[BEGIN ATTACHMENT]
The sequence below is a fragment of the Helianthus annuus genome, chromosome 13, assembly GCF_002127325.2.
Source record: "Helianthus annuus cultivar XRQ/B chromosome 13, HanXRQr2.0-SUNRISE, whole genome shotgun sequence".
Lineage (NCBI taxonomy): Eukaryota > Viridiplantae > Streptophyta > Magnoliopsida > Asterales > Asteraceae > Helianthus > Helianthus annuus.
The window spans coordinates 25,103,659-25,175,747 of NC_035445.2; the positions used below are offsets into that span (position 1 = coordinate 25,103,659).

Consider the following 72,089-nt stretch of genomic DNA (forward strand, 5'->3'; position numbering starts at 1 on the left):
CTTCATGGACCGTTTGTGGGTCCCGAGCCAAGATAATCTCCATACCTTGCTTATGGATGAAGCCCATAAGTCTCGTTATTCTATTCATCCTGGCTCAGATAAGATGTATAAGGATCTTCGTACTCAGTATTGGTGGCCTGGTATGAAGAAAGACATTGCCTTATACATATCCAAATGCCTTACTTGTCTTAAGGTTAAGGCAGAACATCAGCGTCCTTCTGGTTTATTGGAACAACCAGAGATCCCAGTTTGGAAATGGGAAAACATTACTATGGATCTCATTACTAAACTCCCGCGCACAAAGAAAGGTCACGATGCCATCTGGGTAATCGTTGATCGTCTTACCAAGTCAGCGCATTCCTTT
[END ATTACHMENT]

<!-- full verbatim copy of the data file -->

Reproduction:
The sequence below is a fragment of the Helianthus annuus genome, chromosome 13, assembly GCF_002127325.2.
Source record: "Helianthus annuus cultivar XRQ/B chromosome 13, HanXRQr2.0-SUNRISE, whole genome shotgun sequence".
Lineage (NCBI taxonomy): Eukaryota > Viridiplantae > Streptophyta > Magnoliopsida > Asterales > Asteraceae > Helianthus > Helianthus annuus.
The window spans coordinates 25,103,659-25,175,747 of NC_035445.2; the positions used below are offsets into that span (position 1 = coordinate 25,103,659).

Consider the following 72,089-nt stretch of genomic DNA (forward strand, 5'->3'; position numbering starts at 1 on the left):
CTTCATGGACCGTTTGTGGGTCCCGAGCCAAGATAATCTCCATACCTTGCTTATGGATGAAGCCCATAAGTCTCGTTATTCTATTCATCCTGGCTCAGATAAGATGTATAAGGATCTTCGTACTCAGTATTGGTGGCCTGGTATGAAGAAAGACATTGCCTTATACATATCCAAATGCCTTACTTGTCTTAAGGTTAAGGCAGAACATCAGCGTCCTTCTGGTTTATTGGAACAACCAGAGATCCCAGTTTGGAAATGGGAAAACATTACTATGGATCTCATTACTAAACTCCCGCGCACAAAGAAAGGTCACGATGCCATCTGGGTAATCGTTGATCGTCTTACCAAGTCAGCGCATTCCTTT